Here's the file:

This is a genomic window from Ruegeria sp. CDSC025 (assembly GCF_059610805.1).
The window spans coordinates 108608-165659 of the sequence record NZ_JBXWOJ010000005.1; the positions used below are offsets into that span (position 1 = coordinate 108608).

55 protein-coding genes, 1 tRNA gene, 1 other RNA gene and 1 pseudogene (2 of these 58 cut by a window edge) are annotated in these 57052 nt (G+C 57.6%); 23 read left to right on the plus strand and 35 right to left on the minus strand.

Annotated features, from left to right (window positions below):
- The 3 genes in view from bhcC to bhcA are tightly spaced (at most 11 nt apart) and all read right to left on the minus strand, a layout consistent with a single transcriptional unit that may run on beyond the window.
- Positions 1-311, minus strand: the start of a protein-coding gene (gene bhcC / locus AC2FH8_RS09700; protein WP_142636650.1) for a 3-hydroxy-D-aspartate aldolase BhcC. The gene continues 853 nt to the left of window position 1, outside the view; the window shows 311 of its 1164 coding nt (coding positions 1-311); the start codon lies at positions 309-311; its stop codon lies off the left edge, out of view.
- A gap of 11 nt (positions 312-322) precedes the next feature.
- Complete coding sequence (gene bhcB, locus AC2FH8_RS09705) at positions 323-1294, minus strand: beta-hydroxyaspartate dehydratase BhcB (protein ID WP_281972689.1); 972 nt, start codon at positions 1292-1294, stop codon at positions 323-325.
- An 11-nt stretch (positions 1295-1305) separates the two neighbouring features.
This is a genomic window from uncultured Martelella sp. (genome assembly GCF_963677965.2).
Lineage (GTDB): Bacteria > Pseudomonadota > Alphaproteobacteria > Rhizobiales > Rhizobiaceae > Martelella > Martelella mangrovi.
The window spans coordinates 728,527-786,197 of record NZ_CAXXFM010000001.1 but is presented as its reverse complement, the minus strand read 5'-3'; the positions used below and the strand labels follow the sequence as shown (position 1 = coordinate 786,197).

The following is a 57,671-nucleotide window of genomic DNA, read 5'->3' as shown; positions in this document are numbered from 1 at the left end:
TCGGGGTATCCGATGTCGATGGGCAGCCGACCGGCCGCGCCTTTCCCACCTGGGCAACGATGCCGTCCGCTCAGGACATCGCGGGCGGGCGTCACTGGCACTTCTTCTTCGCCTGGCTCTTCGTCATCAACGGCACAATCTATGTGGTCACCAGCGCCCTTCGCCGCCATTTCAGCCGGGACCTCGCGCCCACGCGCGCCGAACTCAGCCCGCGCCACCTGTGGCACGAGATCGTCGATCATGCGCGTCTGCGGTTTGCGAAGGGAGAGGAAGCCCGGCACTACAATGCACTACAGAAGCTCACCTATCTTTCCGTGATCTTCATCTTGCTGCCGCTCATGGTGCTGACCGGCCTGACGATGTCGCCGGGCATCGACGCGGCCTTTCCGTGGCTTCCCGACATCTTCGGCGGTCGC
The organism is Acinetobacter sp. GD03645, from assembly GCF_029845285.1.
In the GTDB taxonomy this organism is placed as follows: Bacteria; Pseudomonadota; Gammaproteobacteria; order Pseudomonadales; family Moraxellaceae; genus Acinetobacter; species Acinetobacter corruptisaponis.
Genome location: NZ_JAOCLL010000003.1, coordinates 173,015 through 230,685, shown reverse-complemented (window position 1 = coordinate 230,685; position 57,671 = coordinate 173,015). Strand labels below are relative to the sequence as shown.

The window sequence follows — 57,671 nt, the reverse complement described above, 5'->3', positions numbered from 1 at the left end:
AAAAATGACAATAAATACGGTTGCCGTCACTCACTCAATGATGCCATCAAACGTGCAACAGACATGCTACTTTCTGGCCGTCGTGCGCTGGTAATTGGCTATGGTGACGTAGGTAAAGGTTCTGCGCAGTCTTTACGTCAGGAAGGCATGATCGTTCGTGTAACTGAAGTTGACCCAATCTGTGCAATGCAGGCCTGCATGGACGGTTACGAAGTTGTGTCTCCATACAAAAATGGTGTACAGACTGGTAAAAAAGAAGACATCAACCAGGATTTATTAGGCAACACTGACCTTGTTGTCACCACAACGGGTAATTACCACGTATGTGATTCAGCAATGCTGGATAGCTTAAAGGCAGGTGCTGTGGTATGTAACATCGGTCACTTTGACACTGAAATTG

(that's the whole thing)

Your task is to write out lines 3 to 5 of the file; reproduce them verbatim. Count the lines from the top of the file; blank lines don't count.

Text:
55 protein-coding genes, 1 tRNA gene, 1 other RNA gene and 1 pseudogene (2 of these 58 cut by a window edge) are annotated in these 57052 nt (G+C 57.6%); 23 read left to right on the plus strand and 35 right to left on the minus strand.

Annotated features, from left to right (window positions below):
- The 3 genes in view from bhcC to bhcA are tightly spaced (at most 11 nt apart) and all read right to left on the minus strand, a layout consistent with a single transcriptional unit that may run on beyond the window.